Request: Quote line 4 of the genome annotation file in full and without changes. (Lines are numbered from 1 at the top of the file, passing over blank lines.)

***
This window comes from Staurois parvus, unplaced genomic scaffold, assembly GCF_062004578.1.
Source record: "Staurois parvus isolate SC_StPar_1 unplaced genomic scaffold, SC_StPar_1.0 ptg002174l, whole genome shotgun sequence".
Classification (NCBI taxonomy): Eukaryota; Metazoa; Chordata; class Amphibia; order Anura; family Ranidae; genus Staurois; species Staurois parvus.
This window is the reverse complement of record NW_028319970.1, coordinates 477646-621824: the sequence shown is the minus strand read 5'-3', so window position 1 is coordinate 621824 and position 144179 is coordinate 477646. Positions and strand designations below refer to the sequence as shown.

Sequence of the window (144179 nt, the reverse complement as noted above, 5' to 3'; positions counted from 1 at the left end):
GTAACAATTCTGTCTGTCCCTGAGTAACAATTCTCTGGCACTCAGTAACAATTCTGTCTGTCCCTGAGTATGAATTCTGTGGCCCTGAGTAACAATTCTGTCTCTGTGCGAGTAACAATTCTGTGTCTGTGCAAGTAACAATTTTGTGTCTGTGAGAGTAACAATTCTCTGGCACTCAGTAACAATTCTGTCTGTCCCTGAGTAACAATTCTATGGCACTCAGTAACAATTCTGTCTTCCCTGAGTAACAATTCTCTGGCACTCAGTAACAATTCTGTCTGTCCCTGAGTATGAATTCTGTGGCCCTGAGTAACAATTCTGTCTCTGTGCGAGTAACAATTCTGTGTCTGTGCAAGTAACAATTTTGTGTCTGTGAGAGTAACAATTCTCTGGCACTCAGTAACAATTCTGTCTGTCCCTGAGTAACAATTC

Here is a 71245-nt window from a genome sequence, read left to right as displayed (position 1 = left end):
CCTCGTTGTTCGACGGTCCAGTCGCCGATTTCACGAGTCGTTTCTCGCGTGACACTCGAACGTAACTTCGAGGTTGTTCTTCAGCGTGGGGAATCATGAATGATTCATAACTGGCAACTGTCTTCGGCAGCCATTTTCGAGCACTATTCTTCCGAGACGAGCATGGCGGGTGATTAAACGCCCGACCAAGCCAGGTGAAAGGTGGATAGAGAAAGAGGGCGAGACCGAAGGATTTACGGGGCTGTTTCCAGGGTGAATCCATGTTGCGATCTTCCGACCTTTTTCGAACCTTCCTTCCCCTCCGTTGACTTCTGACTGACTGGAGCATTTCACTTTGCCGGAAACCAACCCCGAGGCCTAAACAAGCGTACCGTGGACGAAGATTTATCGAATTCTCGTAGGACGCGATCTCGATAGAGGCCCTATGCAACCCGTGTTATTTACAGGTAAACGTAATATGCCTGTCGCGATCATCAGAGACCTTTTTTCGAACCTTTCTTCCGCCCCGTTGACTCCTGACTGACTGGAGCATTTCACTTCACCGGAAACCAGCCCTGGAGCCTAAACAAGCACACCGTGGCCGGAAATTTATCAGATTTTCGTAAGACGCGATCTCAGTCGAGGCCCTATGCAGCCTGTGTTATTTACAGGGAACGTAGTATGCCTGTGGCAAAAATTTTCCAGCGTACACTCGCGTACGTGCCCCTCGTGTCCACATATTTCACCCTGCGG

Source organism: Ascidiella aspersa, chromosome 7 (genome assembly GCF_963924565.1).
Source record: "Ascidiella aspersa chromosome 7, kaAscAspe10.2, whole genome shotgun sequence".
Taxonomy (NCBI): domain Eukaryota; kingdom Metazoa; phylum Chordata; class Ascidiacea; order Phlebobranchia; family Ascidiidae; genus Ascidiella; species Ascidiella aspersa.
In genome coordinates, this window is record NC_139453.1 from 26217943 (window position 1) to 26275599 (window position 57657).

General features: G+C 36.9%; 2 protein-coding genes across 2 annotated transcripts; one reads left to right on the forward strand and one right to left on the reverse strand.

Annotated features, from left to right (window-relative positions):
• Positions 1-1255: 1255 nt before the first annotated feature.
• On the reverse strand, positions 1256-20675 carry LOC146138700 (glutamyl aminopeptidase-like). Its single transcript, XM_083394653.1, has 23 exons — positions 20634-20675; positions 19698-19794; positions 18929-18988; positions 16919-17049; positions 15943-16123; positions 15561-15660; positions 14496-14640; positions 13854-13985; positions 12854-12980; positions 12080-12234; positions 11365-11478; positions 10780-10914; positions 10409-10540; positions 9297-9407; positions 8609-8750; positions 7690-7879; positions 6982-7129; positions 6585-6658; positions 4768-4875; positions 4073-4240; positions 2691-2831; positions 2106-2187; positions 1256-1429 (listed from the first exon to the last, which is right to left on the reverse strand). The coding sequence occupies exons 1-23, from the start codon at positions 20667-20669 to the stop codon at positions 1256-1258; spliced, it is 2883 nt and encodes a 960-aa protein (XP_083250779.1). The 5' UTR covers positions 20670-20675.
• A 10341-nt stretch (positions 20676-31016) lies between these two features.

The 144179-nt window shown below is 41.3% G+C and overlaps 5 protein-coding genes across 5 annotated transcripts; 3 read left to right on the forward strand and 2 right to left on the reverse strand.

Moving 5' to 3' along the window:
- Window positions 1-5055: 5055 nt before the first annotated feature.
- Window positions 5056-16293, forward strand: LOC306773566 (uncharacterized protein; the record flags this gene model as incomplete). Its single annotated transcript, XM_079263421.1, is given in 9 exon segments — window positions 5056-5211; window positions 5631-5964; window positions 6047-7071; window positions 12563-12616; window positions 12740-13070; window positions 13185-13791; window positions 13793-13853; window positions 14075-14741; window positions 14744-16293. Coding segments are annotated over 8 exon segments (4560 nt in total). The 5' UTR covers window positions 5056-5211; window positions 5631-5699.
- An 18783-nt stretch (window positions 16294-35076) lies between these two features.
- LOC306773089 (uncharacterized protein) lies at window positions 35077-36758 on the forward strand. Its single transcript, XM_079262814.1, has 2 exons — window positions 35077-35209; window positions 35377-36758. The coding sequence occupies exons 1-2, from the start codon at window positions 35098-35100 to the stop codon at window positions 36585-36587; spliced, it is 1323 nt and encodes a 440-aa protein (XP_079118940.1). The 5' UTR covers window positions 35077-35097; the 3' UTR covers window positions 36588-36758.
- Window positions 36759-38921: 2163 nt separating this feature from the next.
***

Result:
This window is the reverse complement of record NW_028319970.1, coordinates 477646-621824: the sequence shown is the minus strand read 5'-3', so window position 1 is coordinate 621824 and position 144179 is coordinate 477646. Positions and strand designations below refer to the sequence as shown.